He really believes he has the answer here. The final session is not to get more answers, but to grieve. Victoria is like a loved one, now, or a part of himself. Understanding her death, if not the circumstances, leads him to need to grieve. And through that grief, he will understand himself. Which is absolutely right. We do understand ourselves better in, or after, our grief. It is hopefully one of the last ways we will understand ourselves, but it’s on the schedule.

King of Wands


The kings are supposed to use their powers for good. This king continues our wand imagery from last week. The speaker has power now, and it is a spiritual power. He is honor-bound, now, to use it. He has to tell this story, to let people understand where they live and how they live. But the first step to controlling that kind of power is self-knowledge. The king has it — the speaker is gaining it. If he flies off the handle now, he’ll accomplish nothing. He gathers himself up. He understands the terrible value of grief, and he prepares to use it.

Scene Six: Home

This is the longest song on the album. And with it, we’re at the end of the post. There’s so much more! So this is definitely a place to stop. Sorry about that, but we’re getting up there again.


The speaker tells us what he wants here, accompanied by psychedelic sitar music. The imagery is still powerful but more abstract. The city reappears directly, calling the speaker into something he doesn’t understand yet. The past is catching up, and the speaker’s “demons” are returning — the haunting is grabbing hold now, in the way it has grabbed hold of everyone else. This would be the passage through death that adventurers go through. Call it the “dark night of the soul” if that works better for you.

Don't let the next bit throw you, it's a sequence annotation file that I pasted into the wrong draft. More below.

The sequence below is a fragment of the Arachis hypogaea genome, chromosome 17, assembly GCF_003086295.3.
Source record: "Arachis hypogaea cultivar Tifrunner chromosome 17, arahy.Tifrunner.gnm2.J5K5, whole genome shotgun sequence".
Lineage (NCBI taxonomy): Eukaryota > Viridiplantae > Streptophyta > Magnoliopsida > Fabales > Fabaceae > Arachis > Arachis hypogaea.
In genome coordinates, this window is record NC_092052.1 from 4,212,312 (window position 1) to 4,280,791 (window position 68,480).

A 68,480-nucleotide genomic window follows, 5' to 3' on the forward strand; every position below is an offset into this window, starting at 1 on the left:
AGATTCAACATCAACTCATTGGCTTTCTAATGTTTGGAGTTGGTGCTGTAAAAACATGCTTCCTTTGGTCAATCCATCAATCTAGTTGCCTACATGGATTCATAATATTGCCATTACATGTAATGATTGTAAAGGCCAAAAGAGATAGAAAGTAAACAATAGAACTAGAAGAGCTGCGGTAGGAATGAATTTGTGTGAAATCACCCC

The speaker switches here, by the way. It’s not too subtle. I’m not sure if it’s a different singer or if they’re just using filters here. But this person is the person who was desperately in love with Victoria. He had intimate conversations with her, and thinks of her as a temptation. He’s lying to family, fooling everyone. We don’t exactly know how, but we know it’s happening. And, like any good murder ballad, there’s a sibling rivalry involved here. Finally, the speaker realizes there’s more to learn and that he can’t stay away.

King of Swords


The king of swords is smart and patient and clever. He works out plans, and he deduces the plans of others. If the song introduces a doppelganger, with two entities both fighting inside the speaker’s mind, then they’re all kings of swords. They twist words around, get caught up in cleverness and deception, and generally make things complicated. At the same time, the speaker now needs to parse all this stuff, when he thought he was already done. Getting the answers obsesses him now, making him another double of the obsessed speakers in this song. The plots-in-plots mess here turns one king into another.


We’re getting to the bottom of everything. Notice that, so far, there have been no cups, and the only trump is Judgement? Everything here is quick and flashy, like the swords and wands, or else it’s rooted to the ground, like the pentacles. The blood runs deep in the city’s earth, but it had to be put there by something sharp and hot.